From a good article Why Christian Science Monitor stories have too many links, wrong ones by Justin Martin writing at Poynter:
A visible link in a news story is a caesura, a stoppage that forces a cognitive pause. The word “caesura” is a poetry term and, just as in poetic writing, literary pauses must be used with both caution and cause.
“Hyperlinks,” wrote Nicholas Carr in “The Shallows,” “alter our experience of media … Links don’t just point us to related or supplemental works; they propel us toward them. They encourage us to dip in and out of a series of texts rather than devote sustained attention to any one of them.” He goes on to say that links’ “value as navigational tools is inextricable from the distraction they cause.”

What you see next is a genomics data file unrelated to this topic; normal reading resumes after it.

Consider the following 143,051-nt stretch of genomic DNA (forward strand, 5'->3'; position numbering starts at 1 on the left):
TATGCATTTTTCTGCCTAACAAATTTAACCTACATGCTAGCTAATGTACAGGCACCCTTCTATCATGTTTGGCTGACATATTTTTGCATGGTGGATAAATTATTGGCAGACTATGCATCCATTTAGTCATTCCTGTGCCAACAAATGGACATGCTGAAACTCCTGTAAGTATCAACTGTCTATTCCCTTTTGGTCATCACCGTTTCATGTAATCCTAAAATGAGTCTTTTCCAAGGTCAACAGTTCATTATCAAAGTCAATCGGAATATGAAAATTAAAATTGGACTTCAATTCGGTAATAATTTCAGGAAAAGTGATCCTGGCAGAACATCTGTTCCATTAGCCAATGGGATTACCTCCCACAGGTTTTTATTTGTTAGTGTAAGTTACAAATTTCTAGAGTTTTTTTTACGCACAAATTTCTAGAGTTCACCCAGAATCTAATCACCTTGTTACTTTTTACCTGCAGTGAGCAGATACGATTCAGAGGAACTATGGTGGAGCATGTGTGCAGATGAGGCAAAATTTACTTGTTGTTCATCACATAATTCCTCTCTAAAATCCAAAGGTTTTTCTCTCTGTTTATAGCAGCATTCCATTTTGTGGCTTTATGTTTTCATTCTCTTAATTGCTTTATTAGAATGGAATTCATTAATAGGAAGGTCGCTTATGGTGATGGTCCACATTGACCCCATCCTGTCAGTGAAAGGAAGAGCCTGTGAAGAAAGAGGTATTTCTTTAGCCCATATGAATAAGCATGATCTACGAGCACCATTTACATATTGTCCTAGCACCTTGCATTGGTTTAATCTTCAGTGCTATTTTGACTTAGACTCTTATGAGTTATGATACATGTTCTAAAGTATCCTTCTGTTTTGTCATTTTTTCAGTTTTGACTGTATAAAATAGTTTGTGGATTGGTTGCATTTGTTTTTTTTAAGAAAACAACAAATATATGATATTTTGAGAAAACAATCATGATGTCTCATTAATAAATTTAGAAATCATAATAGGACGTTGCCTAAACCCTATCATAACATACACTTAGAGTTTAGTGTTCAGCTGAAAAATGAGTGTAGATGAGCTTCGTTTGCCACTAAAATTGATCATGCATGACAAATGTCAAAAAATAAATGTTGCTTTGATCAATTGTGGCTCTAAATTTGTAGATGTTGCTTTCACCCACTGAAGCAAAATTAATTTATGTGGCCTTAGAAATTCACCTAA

(Guilty, your honour. I promise to try to do better.) Worth a read, and I always like meeting a new word.
We’ve discussed my view of the value of linking to sources — to demonstrate the veracity of [contentious?] statements or claims — and I stand by that, but do I also recognize Martin’s (and Carr’s) point about causing a sometimes unintended ‘cognitive pause’.
It’s a balance, I think. Certainly I try to link to/attribute for other sound reasons. (I’m persuaded by Cactus Kate’s occasional grizzle about the NZ Herald’s willingness to quote her but not link to her blog that they’re being dorks by doing that.)
In general, I think relevance has to be the guiding principle. Which is, I think, the point.
How do you see it?
Image: viglink.com (click)